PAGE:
Material Girl: Madonna Might Own Missing Painting, French Mayor Says
The pop star, an avid art collector, may have unknowingly bought Langlois' Diana and Endymion (or a copy), which has been missing from Amiens since 1918.
The mayor of the northern French town of Amiens is appealing to pop star Madonna to loan them what they believe is a missing 200-year-old Neoclassical painting that disappeared from their museum during World War I.
But is Madonna’s version the genuine article, or a copy?
Brigitte Fouré, the mayor, says in a video that the oil painting the singer reportedly owns, called Diana and Endymion, was “probably a work that was lent to the Amiens museum by the Louvre before the first world war after which we lost trace of it,” according to a report in The Guardian.
Now Fouré wants the “Material Girl” singer to provide the artwork as a loaner to help Amiens’ bid to become the European capital of culture in 2028.
The painting, which depicts the Roman goddess Diana falling in love with Endymion, is thought to have been painted by Jérôme-Martin Langlois, and dates to 1822. After being commissioned by Louis XVIII to hang in the Palace of Versailles, it was acquired by the French republic in 1873, and was exhibited in Amiens at the Musée des Beaux-Arts – now the Musée de Picardie – beginning in 1878.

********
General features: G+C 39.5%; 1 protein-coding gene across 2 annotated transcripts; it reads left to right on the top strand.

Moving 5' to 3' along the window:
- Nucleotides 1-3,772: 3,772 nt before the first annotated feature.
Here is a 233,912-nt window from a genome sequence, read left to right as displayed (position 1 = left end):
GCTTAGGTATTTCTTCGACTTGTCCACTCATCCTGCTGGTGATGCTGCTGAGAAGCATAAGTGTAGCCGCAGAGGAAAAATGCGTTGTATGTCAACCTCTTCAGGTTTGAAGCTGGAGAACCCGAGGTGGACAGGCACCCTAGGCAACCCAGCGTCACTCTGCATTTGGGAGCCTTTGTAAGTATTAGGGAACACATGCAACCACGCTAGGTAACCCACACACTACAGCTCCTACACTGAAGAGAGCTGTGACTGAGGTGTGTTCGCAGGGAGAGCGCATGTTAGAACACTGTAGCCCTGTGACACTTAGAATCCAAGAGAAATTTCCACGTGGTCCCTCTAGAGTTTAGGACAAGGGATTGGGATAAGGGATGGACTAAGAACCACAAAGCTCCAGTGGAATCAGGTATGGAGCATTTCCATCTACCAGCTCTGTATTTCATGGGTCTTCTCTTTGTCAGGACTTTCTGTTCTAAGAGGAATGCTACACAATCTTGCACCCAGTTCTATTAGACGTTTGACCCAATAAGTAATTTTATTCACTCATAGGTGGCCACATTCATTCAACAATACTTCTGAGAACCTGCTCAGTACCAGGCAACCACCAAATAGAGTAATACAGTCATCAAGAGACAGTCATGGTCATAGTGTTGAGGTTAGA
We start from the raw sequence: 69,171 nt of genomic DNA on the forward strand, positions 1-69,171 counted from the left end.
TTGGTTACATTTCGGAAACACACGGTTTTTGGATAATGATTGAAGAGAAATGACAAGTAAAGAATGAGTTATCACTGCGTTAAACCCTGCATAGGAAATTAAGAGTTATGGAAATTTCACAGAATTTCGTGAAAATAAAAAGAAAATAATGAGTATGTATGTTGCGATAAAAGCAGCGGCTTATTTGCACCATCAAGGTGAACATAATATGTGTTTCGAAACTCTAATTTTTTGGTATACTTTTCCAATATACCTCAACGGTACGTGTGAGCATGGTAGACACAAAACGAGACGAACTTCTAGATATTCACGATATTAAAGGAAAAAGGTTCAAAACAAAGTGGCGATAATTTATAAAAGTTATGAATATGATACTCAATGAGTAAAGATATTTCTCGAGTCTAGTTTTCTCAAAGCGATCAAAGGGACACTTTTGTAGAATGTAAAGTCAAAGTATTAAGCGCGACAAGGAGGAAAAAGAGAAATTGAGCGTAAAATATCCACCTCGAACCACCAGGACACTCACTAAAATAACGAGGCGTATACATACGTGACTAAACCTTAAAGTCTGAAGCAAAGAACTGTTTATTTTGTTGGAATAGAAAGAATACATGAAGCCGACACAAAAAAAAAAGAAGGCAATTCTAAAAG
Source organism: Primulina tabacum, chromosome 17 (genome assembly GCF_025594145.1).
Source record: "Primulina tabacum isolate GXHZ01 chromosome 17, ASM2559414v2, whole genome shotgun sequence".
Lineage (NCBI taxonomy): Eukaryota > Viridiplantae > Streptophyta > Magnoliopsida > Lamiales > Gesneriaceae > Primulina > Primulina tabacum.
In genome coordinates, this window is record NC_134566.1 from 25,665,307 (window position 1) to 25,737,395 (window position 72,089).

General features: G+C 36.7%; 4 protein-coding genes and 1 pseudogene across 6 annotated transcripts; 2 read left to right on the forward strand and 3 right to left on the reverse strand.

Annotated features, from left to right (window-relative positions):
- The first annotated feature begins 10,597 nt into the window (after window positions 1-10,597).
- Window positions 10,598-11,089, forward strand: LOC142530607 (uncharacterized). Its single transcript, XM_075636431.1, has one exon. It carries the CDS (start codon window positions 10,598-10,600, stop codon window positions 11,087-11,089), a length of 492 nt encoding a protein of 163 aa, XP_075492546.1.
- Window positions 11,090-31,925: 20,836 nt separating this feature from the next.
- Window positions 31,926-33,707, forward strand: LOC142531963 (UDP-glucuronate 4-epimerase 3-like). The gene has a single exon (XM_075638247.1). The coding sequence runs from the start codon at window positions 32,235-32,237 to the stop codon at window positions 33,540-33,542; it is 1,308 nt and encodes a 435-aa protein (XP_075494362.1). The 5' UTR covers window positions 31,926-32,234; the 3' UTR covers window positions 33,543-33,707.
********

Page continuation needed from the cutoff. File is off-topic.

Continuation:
The Langlois went missing after the Germans pounded Amiens with bombs and artillery fire for 28 days in March 1917, destroying much of the city including part of the museum. The paintings were taken to safety, but after the war the Langlois was listed as “untraceable” and later deemed to have been “destroyed by the falling of a bomb on the museum,” the Guardian reports.
The painting — or one nearly identical to it — reappeared in 1989 at a New York auction where Madonna paid $1.3 million for it, more than three times its estimated price, says French newspaper Le Figaro.
Madonna is an avid art collector known to have a collection worth an estimated $100 million, People magazine has reported. It includes Frida Kahlo’s My Birth (1932), one of only five painting she created while in Detroit; an extensive collection by Polish Art Deco painter Tamar de Lempicka; and Pablo Picasso’s Buste de Femme à la Frange (1938), which she paid almost $5 million for at Christie’s in 2000.
In 2015, a sharp-eyed curator from Amiens spotted the Langlois painting in the background of a photograph of Madonna at her home that was published in Paris Match magazine.
The painting Madonna bought is reportedly one inch (three centimeters) smaller than the artwork that disappeared from Amiens and was unsigned and undated, leading experts to wonder if it is the original — or a copy.
The museum has lodged legal action against “persons unknown” for the theft of the painting, the Guardian reports. But Fouré, the mayor, says the town doesn’t dispute that Madonna acquired the work in a “perfectly legal auction.”
The singer “bought it and she owns it,” the mayor says. “I’m not asking her to give it to us but to allow us to borrow it for just a few weeks so people here can see it.”
Fouré would welcome a visit by Madonna to Amiens, a town best known for textiles and its gothic cathedral, and as the birthplace of French President Emmanuel Macron.
“It would be amazing to have her come here but I can’t imagine it happening,” she says. “Still, now everyone is talking about Amiens!”
Billboard reached out to Madonna’s team, which had no comment.